1) Grip strengthening

You want to have a strong grip? Train it like any other muscle group or action that you want to improve.
A Russian judo competitor told me that he used to train his grip by hanging a gi over a chin up bar and doing a timed hang for as long as his grip would hold out.

Some gyms are equipped with thick ropes suspended from the ceiling where climbing the rope will really test your pulling power and endurance.

*Tip: I like to thread a kimono through the handles of TRX straps/ handles and pull with a handful of cloth grip for my pull ups to imitate pulling an opponent in for a choke.


2) Know when to grip

At a spider guard seminar held by the great competitor and Bjj World Champion Romulo Barral I asked him about the importance of a strong grip to play his spider guard game. In spider guard a powerful controlling grip on the sleeves is absolutely critical.

Romulo replied that yes, he did perform specific strengthening exercises for his hand and forearm strength. But his secret was learning WHEN to apply strength and when the grip could be relaxed slightly.

He explained that anyone’s grip would soon be exhausted if you attempted to squeeze 100{92f1572a082317c0570d27e962ee347172df3d87d051e40ee6d5e73ba38ddde9} power ALL the time!

3) Who is dominating the grips?

Watching one student try to pass the guard of the bottom player we see both fighting for sleeve control?
The question is: “If BOTH fighters have grasped each other’s sleeves…who is dominating who?”

The simple rule of thumb is: whoever has the bent arm is likely dominating the grip When grasping your opponent’s sleeve, make sure YOUR arm is bent and your elbow is pulled close into your body!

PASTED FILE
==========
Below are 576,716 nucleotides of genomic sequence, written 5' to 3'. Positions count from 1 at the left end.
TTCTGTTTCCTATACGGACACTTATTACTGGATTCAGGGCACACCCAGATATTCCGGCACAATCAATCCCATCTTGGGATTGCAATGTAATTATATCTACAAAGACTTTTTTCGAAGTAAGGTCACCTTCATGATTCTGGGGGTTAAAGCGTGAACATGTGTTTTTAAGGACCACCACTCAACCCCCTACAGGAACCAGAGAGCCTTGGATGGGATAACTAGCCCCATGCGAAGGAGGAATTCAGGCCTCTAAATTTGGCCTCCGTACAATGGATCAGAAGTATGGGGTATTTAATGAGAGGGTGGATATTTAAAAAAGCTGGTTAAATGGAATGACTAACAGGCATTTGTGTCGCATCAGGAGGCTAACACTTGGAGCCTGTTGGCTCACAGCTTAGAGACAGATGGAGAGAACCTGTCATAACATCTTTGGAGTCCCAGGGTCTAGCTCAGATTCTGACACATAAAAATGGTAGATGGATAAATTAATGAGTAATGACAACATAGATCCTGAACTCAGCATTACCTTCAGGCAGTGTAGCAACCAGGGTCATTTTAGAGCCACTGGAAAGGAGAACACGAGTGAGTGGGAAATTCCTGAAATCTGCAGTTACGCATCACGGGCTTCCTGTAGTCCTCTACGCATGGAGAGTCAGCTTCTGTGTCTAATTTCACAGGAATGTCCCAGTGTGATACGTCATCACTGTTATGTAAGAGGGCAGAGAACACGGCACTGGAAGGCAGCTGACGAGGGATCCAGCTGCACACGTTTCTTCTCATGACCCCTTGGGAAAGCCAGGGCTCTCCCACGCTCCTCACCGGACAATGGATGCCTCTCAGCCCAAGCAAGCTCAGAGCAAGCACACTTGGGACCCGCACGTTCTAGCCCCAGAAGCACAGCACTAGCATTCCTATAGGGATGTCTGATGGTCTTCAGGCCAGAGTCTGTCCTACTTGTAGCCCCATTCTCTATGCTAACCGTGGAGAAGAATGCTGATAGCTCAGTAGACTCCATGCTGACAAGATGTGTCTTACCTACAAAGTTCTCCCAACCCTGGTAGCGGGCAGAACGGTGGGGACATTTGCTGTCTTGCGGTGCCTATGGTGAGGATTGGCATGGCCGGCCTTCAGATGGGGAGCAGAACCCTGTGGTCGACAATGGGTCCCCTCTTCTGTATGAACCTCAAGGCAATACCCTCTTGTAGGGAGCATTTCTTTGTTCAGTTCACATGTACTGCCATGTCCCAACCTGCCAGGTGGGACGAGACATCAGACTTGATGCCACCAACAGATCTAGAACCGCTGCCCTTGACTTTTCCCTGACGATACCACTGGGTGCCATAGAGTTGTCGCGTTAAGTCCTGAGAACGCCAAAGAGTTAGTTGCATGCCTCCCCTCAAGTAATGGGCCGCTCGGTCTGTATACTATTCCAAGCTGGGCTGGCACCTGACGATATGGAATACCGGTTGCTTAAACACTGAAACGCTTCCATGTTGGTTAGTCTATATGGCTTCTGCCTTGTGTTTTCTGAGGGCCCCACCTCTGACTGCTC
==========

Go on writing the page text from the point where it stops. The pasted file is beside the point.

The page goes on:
4) Judo grip fighting

In the world of international judo competition grip fighting has evolved to an entire set of skills and strategies in itself. “Kumi kata” it is called in Japanese and the wisdom is that whoever secures their favorite grips first will most likely get the throw.

Judo grip fighting teaches that it is possible to dominate an opponent just through superior gripping techniques and nullifying his offense.
A significant part of this grip training is learning the techniques to break your opponent’s grips.

This strategy is also successful on the ground in passing the guard. If you do not allow your opponent to secure their favorite grip, it is very difficult for them to obtain enough control to pass your guard.

* Tip: Before trying to pass against an opponent’s strong grip, stop and break the grip your opponent is using to control your collar or sleeve.